The World’s Most Interesting Infographic is the sample application that is built throughout the book. It is a web application that will, through the power of OAuth 2.0, request profile and feed data from your Facebook account and dynamically generate an infographic based on the statistics it gleans. Here is a snapshot of mine…

The World's Most Interesting Infographic

Log into www.worldsmostinterestinginfographic.com (or www.wmiig.com for short) to see your own infographic! Or better yet, follow along in the book and create your own application!

It’s all open-source!
Much like I do with a lot of my other projects, I’ve made the source code for The World’s Most Interesting Infographic, as well as the rest of the sample code for the book, available on GitHub. Check it out here…

See me on GitHub

Sample chapter
We’ve made chapter 1 available for free for anyone interested in checking the book out, but not sure whether it will be useful for them. You can download it in PDF form, or view it on the publisher’s interactive website…

Download sample chapter as PDF

View sample chapter on publisher website

Take a look at the sample chapter I’ve provided above, and if you like it, please consider purchasing it! As always, I love hearing from you. So do let me know your feedback in the comments too. Happy coding!

Charles

OAuth 2.0 Library for ActionScript

Here at Adobe, we’ve been working really hard recently on our latest big project: Adobe Creative Cloud. For anyone that is unfamiliar or wasn’t able to attend our latest MAX conference, here is how we describe the project, straight from our press release

“Adobe Creative Cloud reinvents creative expression by enabling a new generation of services for
creativity and publishing, that embrace touch interaction to re-imagine how individuals interact with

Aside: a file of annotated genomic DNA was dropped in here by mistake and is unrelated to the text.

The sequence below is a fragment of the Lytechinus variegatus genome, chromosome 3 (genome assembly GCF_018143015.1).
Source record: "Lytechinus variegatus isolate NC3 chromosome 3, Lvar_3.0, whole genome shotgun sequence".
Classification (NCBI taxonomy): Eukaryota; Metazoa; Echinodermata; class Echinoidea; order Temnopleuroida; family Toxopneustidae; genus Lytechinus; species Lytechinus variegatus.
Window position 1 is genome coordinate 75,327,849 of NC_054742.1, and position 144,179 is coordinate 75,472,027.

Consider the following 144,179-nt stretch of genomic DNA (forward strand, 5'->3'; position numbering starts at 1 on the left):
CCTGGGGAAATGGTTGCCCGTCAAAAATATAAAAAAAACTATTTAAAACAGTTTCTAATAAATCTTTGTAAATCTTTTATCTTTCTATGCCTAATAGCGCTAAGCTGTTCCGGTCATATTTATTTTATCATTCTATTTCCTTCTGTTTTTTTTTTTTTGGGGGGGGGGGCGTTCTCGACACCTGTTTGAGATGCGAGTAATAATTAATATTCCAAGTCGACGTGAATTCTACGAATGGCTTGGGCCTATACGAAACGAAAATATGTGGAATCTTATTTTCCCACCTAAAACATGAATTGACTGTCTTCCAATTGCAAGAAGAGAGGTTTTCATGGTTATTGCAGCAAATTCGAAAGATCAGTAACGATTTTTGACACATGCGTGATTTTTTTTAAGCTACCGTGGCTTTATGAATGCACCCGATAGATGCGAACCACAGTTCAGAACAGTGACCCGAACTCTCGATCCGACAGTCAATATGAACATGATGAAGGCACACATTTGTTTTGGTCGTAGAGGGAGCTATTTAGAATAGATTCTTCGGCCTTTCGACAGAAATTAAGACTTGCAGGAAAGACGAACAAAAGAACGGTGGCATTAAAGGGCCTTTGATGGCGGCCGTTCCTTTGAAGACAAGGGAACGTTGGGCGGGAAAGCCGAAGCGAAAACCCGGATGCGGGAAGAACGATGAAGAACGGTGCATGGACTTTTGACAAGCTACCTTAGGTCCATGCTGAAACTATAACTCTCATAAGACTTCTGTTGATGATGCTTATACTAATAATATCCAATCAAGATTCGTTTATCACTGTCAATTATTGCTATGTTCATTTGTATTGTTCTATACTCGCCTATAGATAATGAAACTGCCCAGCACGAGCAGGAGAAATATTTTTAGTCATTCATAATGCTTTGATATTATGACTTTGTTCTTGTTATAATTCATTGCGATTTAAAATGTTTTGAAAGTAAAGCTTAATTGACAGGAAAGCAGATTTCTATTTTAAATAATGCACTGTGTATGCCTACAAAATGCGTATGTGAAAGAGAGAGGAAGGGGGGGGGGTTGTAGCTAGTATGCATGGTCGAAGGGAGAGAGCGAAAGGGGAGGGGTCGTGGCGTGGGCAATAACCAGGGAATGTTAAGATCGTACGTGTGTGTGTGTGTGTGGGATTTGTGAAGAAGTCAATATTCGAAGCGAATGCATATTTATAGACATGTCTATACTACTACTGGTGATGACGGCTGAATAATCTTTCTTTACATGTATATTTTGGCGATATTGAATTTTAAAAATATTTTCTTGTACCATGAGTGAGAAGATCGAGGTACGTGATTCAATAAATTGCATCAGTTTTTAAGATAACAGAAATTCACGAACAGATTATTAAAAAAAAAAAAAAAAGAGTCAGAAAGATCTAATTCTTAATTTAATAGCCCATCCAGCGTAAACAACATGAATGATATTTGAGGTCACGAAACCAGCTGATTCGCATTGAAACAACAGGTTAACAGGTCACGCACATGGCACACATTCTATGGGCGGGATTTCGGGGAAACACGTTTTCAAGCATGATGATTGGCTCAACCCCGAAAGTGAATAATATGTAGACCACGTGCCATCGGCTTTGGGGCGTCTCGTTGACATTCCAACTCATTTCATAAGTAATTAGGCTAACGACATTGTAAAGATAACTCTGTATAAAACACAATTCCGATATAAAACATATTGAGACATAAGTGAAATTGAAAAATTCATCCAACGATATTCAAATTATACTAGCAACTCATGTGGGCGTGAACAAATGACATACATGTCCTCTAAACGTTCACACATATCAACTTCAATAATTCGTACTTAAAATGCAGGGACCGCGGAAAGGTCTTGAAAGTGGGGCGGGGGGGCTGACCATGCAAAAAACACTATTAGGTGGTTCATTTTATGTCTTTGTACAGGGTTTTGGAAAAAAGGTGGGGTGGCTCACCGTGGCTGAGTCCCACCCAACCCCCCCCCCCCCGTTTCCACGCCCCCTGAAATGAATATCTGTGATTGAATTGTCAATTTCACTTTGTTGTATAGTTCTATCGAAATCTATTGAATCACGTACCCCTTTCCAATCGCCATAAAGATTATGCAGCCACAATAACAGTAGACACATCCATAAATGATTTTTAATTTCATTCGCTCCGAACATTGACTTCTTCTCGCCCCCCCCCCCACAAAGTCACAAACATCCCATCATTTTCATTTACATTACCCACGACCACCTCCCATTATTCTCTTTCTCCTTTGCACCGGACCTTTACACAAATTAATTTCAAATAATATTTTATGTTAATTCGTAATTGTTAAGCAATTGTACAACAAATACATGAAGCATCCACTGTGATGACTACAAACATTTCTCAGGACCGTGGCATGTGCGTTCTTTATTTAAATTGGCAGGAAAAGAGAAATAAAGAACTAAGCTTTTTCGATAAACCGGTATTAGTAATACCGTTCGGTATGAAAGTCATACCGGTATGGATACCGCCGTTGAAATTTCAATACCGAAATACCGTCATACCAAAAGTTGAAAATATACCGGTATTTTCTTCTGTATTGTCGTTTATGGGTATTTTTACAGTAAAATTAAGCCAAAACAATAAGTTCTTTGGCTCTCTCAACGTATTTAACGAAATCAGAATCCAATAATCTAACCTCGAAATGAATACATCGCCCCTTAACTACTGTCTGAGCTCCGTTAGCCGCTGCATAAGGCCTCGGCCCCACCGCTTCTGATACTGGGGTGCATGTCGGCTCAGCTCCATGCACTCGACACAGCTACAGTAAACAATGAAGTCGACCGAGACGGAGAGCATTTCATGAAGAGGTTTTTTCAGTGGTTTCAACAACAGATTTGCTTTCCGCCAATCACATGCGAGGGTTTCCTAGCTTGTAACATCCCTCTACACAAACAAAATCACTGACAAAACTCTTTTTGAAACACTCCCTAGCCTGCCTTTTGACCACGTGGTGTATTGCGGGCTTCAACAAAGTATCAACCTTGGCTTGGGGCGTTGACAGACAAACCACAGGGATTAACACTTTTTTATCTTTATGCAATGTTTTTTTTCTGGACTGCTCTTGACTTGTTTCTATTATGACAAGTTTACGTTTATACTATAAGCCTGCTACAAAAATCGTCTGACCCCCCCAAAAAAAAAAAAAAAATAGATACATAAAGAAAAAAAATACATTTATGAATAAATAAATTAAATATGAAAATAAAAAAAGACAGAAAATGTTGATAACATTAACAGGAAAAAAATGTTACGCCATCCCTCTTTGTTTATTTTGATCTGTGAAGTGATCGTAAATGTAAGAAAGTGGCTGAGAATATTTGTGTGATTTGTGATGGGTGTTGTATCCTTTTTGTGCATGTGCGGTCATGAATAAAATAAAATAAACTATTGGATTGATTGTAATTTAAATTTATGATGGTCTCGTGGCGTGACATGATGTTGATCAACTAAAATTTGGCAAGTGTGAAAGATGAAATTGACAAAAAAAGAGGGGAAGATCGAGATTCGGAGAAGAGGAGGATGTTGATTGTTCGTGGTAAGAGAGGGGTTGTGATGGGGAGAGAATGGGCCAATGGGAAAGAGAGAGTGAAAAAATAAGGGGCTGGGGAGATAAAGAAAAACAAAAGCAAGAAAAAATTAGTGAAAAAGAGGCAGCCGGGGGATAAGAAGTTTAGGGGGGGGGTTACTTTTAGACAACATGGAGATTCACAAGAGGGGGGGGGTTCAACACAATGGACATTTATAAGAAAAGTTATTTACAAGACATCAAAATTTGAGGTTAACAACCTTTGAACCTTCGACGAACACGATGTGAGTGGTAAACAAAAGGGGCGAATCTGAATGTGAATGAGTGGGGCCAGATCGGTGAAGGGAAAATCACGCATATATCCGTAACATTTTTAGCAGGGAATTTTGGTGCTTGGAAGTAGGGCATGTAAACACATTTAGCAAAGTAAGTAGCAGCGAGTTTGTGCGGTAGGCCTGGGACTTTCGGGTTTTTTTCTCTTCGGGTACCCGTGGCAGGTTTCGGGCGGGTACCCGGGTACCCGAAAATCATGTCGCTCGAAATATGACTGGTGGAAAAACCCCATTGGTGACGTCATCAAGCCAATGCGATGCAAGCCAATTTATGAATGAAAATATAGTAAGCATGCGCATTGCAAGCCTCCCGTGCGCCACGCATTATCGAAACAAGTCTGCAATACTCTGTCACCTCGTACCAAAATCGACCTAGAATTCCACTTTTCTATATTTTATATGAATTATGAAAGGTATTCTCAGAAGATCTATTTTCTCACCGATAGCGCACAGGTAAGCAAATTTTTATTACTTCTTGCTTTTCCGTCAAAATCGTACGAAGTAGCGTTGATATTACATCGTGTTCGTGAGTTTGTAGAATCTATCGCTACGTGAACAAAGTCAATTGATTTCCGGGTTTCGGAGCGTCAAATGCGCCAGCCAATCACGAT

creative tools and build deeper social connections between creatives around the world.”

-Kevin Lynch, CTO, Adobe Systems

In a nutshell, Creative Cloud is really an ecosystem that includes a multitude of applications for various devices that facilitate creative workflows, all backed by a cloud storage solution. Now that I’m done with the marketing, I can get to the good stuff :)

One of the major tasks that we’ve decided to undertake while doing this project was to switch from our current authentication system to a standards-based OAuth 2.0 authentication and authorization system. This was (is) a large undertaking and included building the likes of an OAuth 2.0 server, building and supporting new OAuth 2.0 compatible clients, as well as converting all existing systems to the new one. As part of this project, I ended up creating some OAuth 2.0 libraries that our touch-tooling applications use to interact with our system. While doing this, I realized that a lot of this work can easily be open-sourced and used with any OAuth 2.0 compliant service! And so, here we are!

 
Out in the Open
What I’ve created is exactly how it sounds: an OAuth 2.0 library for ActionScript. It abides by the OAuth 2.0 specification (version 2.15) and so is compatible with any OAuth 2.0 service! That includes services like Facebook Platform, Google APIs, Foursquare APIs, and many many more.